Take any basic accounting class, or go to Vegas for the weekend, and you’ll get the concept that financial losses are bad. Which is why you might scratch your head when I tell you that some of my most successful property investment clients ask me to find them properties that will show a loss.
I was recently discussing this concept with a colleague, when he smiled knowingly and said, “I get it, your client’s getting divorced and wants to hide some money.” After assuring him that this wasn’t some film noir-style fraud scheme, I explained that my client was talking about “paper losses.”
On the face of it, rental property is simple investment: Rent comes in, you deduct your expenses, and if you’ve invested correctly, you have money left over to put in the bank. Easy peasy. But if that’s all you’re doing with your rental, you’re not taking advantage of the greatest benefits of income properties, namely “straight line” depreciation and the mortgage interest deduction.
Depreciation can be a difficult concept to get, especially when you consider it’s completely legal, but here goes. When it comes to paying taxes, the US government recognizes that some assets lose value over time. As a matter of fact, they lose so much value that they eventually have no value at all. Let’s take computers, for example. If you buy a computer for work, the IRS allows you to depreciate, or subtract part of the value of, the computer over a five year period. So, if you bought a computer for $2,000, each year on your taxes you could “claim” a $400 dollar loss, as if you actually spent this money as an expense, until the computer was (according to the IRS) worth nothing. The thing is, we all know a computer doesn’t just give up the ghost and dies after five years (as a matter of fact, I’m writing this on a seven year old MacBook), but according to the tax code, the useful life of my Mac is only 5 years.
If you’re thinking, “That’s nice, but we’re talking about real estate,” bear with me. That’s because the tax code also allows for depreciation of buildings. In the case of residential properties, the depreciation period is 27-1/2 years. That means for a building with a value of $500,000, the IRS allows you to deduct $18,182.00 each and every year. Keep that figure handy as we see how that works.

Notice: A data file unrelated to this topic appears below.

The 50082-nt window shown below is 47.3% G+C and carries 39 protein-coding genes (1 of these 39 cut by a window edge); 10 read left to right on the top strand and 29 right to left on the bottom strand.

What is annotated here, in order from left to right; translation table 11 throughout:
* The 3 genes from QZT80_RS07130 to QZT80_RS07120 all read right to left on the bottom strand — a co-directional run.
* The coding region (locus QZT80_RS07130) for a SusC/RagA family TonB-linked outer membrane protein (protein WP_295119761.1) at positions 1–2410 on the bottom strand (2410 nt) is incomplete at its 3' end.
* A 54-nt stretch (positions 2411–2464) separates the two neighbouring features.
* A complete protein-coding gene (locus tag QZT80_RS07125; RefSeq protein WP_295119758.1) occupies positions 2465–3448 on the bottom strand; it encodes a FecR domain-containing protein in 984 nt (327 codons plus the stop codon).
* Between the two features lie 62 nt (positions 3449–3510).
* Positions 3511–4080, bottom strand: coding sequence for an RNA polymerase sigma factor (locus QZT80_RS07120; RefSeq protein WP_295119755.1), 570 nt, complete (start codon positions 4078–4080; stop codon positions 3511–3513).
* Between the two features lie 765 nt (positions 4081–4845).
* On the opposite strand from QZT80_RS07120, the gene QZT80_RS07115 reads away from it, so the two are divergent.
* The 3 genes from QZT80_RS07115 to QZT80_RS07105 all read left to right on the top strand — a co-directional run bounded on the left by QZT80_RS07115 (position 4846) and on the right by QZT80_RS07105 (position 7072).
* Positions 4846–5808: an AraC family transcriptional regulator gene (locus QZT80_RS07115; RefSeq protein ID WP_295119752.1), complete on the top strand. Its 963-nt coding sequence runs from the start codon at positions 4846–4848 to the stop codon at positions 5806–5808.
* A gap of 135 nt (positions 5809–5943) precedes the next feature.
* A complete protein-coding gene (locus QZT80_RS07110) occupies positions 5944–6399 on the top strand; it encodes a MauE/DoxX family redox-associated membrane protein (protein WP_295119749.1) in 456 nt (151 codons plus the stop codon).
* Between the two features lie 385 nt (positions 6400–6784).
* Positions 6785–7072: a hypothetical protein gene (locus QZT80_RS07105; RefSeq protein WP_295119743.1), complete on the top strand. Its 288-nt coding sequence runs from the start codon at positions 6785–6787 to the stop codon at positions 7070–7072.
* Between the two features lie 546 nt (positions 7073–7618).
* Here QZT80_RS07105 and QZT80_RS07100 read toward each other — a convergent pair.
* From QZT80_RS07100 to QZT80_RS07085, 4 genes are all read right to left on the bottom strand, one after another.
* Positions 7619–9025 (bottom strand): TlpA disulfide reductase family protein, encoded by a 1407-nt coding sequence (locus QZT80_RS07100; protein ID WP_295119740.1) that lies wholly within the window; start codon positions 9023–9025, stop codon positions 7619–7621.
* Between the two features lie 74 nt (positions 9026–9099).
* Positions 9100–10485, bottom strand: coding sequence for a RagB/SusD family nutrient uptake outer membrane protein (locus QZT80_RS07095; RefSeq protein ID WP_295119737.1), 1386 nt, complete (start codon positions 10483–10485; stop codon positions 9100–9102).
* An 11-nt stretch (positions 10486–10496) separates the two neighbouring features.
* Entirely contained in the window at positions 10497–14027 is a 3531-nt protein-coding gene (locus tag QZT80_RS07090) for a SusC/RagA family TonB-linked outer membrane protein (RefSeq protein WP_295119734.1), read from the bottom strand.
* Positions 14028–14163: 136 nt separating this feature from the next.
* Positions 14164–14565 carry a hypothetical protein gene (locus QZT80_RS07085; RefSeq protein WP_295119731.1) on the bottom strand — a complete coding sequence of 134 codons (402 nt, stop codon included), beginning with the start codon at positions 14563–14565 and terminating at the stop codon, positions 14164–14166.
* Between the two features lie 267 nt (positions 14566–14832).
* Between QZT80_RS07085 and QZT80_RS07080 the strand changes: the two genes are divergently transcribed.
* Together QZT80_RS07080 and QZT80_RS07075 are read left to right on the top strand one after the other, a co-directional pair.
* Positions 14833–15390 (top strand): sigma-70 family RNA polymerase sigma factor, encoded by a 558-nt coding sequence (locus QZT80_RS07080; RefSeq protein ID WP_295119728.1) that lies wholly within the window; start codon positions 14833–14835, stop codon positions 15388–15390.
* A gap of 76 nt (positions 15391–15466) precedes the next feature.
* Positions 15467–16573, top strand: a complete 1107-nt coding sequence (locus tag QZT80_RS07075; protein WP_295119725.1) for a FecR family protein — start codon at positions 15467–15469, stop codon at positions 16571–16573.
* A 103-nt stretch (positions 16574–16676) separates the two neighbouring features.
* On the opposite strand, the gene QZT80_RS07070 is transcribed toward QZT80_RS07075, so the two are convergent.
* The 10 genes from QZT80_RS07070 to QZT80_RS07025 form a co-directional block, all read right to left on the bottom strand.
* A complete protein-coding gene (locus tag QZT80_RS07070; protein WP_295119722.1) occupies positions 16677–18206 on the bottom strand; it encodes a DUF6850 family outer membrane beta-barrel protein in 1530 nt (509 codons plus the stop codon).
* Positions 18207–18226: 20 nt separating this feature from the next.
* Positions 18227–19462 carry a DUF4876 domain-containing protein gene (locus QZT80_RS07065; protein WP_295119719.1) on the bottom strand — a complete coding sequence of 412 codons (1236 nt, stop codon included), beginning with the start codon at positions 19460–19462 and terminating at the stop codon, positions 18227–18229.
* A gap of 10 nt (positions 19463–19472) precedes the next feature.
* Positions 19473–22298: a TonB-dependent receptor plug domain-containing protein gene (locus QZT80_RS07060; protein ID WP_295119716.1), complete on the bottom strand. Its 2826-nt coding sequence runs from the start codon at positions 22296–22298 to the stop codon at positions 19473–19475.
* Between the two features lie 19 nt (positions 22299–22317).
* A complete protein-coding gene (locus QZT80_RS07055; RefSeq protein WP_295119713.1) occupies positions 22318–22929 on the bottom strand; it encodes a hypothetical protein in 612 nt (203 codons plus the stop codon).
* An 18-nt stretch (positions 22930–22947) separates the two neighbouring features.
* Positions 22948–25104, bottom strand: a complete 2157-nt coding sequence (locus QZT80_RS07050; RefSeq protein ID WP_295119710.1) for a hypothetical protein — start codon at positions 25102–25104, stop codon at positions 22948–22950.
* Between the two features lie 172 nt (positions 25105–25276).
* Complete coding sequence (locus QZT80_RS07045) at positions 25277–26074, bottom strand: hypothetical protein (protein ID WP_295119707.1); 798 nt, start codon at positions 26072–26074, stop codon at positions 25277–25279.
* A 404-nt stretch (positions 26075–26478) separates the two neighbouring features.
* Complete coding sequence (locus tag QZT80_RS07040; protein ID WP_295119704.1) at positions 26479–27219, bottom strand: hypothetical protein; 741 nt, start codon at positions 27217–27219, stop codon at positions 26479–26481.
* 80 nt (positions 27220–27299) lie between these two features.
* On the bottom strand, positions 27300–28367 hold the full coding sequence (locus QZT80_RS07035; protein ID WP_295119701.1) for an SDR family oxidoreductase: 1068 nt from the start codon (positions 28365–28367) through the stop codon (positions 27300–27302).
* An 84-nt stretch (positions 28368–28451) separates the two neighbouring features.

Let’s say that you get $2,000 a month rent on a condo unit. And you have $800 of actual expenses monthly expenses. That leaves you with $1,200 each month, or $14,400 dollars a year in taxable profit, Now, with almost any other investment you’d be paying tax on that profit. And if that’s all the accounting you did with your property, you’d be paying that tax as well. But wait a second, because you have a good accountant, she remembers to subtract the depreciation of $18,182. She sharpens her pencil and sets up the following math problem:
She explains that the tax code allows you to show a loss of close to $3,800 and that’s what you’re putting on your taxes. Additionally, if you have a loan on the property you can deduct the interest from that loan as well. So, let’s say you’ve paid $3,000 in interest, you’re now showing a paper loss of -$6,782.
And now it gets even better, because you also own another rental condo free and clear. And even though the rent is so high that you have a profit of $10,000 a year even after calculating depreciation, you get to run your “loss” from the other unit against that $10K, so now, according to the IRS, you only owe taxes on $3,218. To be very clear, you don’t owe $3,218 in taxes, you owe the taxes on $3,218. Nice.
Because of the tax and accounting advantages, I work with my clients and their CPAs to design multi-unit income property portfolios, even if we do so one unit at a time.
That said, please remember that I’m not an accountant or a tax attorney, so if you are thinking of investing, please consult with a tax professional to make sure that the numbers work for your individual investment and tax planning goals.